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Editorial: The double life of a scientist with kids

The first editorial by one of the moderators. A grand task lay ahead of me, as I have never written one before, so hold on tight. First, I had to find a topic, which was daunting task by itself. Besides finding a topic for this editorial, I also had to find time to write it. As a graduate student, life can be rather hectic. Your PI is demanding results (preferable yesterday, but in an hour would be acceptable … in a publishable format of course). You are learning how to do science (trial and error as your modus operandi). And some of us are also trying to have a life outside the lab. In my case, this part of my life has moved a bit more to the forefront, as 9 1/2 weeks ago I became a father.

Of course, becoming a parent is a great experience in itself, but does come with its own set of challenges. First off, my life has changed dramatically. All of a sudden (although you know it is coming for about 9 months or so) everything changes over night (and yes, she was born at night). Everything you do, you have to take into account that your baby has to come with you or you find a babysitter with a graduate student stipend (not going to happen). And they need a lot of stuff, like diapers and spitting cloths (they tend to function more as a food-blender without a lid then a human being, albeit a very cute food-blender), clean cloths, etc. You can’t just go out to dinner or the movies anymore, even though your baby can just latch on to your wife’s breast. For some reason, many people still think it is inappropriate to breastfeed your baby in public. For some new parents, sleepless nights are the norm. On this front, we are lucky, as our baby sleeps, well … like a baby.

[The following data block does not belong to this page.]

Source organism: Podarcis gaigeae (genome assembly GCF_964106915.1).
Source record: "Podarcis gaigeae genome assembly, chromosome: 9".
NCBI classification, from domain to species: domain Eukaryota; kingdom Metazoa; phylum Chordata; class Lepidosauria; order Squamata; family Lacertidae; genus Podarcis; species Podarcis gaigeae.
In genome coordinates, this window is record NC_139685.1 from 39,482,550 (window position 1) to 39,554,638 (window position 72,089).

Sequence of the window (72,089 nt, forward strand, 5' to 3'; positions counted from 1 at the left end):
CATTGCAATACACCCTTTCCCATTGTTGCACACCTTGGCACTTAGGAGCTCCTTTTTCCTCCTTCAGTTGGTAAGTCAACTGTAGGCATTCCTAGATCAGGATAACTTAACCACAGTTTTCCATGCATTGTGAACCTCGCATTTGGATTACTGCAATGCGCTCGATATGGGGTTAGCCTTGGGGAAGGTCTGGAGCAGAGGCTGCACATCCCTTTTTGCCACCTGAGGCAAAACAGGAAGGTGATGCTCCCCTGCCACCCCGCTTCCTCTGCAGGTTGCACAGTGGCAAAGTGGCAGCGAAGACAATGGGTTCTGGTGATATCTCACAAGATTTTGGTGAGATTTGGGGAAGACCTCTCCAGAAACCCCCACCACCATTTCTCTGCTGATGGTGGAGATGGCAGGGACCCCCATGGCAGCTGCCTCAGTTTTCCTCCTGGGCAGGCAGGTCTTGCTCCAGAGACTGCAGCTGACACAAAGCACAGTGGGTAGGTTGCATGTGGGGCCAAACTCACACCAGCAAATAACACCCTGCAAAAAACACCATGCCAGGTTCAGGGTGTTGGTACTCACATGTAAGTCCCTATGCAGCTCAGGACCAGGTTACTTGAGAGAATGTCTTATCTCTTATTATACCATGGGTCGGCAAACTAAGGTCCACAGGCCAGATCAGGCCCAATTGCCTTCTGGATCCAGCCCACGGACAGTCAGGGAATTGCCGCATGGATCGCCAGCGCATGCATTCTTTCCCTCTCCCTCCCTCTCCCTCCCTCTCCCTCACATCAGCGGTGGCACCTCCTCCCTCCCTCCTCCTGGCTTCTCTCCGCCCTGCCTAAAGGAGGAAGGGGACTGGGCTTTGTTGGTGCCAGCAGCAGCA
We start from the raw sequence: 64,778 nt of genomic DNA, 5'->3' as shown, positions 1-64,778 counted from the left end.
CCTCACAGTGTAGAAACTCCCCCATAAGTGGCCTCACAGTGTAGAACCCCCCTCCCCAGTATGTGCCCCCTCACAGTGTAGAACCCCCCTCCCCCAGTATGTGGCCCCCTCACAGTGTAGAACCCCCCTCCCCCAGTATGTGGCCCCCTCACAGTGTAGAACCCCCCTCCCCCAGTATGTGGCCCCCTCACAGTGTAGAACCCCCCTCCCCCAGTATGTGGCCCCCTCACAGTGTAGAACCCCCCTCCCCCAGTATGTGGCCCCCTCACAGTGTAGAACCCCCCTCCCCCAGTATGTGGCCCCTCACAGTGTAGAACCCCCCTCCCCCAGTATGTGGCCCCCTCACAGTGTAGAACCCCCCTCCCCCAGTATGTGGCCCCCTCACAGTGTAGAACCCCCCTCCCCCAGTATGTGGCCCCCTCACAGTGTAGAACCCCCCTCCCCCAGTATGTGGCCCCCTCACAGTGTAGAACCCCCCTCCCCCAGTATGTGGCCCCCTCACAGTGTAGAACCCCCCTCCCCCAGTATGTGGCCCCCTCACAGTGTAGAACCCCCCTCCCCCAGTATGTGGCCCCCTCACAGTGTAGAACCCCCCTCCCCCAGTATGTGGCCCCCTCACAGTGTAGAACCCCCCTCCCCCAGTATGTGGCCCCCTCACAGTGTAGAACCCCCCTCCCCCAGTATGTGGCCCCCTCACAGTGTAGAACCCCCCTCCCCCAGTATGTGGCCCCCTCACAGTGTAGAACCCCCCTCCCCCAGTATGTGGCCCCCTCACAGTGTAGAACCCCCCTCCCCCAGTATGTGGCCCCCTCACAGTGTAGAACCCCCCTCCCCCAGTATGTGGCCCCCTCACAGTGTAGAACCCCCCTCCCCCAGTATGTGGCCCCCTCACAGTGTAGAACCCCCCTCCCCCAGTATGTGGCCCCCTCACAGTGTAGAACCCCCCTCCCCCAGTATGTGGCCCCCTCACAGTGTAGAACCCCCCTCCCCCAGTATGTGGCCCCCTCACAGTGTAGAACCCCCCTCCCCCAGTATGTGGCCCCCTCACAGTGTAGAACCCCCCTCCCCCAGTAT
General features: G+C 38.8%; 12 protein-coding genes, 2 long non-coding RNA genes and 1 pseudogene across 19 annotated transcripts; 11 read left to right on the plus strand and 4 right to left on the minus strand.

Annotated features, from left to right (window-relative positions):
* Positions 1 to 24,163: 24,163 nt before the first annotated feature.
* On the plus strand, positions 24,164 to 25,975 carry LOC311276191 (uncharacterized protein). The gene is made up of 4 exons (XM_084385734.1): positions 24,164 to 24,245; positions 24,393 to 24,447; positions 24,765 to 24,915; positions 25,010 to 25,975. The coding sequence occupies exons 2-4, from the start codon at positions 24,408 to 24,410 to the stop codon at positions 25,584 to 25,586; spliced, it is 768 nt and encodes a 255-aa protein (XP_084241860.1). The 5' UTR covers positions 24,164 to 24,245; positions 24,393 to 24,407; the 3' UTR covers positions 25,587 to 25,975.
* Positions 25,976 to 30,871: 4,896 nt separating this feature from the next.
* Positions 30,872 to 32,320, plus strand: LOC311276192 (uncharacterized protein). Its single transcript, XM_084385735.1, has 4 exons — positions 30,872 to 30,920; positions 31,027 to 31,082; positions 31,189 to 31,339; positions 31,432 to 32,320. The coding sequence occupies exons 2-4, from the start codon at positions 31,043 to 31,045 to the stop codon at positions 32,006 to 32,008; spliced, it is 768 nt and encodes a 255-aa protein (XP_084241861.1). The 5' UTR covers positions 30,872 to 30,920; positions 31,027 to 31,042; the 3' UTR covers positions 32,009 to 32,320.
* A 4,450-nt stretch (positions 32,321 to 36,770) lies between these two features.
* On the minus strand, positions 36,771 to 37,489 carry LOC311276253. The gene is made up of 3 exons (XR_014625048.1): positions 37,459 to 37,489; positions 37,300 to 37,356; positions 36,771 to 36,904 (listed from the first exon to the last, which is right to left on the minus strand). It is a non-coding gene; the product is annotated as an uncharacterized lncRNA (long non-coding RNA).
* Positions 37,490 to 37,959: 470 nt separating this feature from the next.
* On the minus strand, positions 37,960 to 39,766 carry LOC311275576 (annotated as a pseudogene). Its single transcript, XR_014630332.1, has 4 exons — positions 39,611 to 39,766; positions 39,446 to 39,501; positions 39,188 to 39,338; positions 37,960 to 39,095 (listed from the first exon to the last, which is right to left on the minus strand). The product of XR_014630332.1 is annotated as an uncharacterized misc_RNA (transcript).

But what does this have to do on a blog about a graduate group? How often do you see someone younger than 18 years on any given campus? Exactly!

Well, graduate students and faculty are humans too and (some|most) have the desire to raise a family. Most academic positions, graduate students included, are very demanding. Working long hours in the lab and keeping up with the literature takes time and more often than not, you find yourself working till midnight or later. Of course, being a scientist also means you have flexible hours (one of the great perks that come with the territory). For graduate students these hours are largely dictated by experiments that you plan (or your PI told you to do) to get a paper published (and graduate). And publishing papers is like a rat-race. The need to publish never stops, so the pressure to do experiments never stops. For faculty, this includes writing grants, going to meetings (in exotic places while stuck in a windowless lecture hall), serving on committees and making sure your lab does what it is supposed to do: produce publishable data. Again, in my case I am lucky that I have the option of working from home, as my project is largely bioinformatic in nature. But most graduate students aren’t this lucky and as a graduate student you don’t have explicit right (except for female TAs). This means you have to work something out with your PI to make it work for both. Again, here I am lucky that I have two PIs that are relaxed about my situation.

By enlarge, doing science and raising families are not a match made in heaven. Both are very demanding and time-consuming ‘pastimes’. Becoming a first-time parent not only changes your life, it will also change your way of doing science. You have to plan everything around your other pastime, your child. It is like living a double-life with a kid in both families, whom you both love dearly, and you want to spend as much time as possible with both of them. Except you can’t, but I think it is worth it and I enjoy both every second.

Daniël P. Melters

3rd yr Graduate student

Useful or interesting links:

Article in Washington Post about graduate students and parenthood.

Memo about how to deal with graduate students with kids at UC Berkeley

Child care and youth program at UC Davis

DavisWiki about Child Care

Comparison of childbirth/parental leave policies at selected US universities [PDF]

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Categories: Editorials
  1. Kasia
    July 16, 2011 at 12:34 am

    Thanks for writing about it! Let’s check in again in 96 months or so 😉

  2. July 16, 2011 at 12:39 am

    Months? We are still thinking in weeks. Would 96 weeks do?

  3. Kasia
    September 14, 2011 at 12:58 pm

    Time flies…

  4. September 14, 2011 at 4:01 pm

    http://www.nationalpostdoc.org/publications/563-maternity-guide
    A pregnancy and maternity guide for postdocs (I know a little late for some of us).

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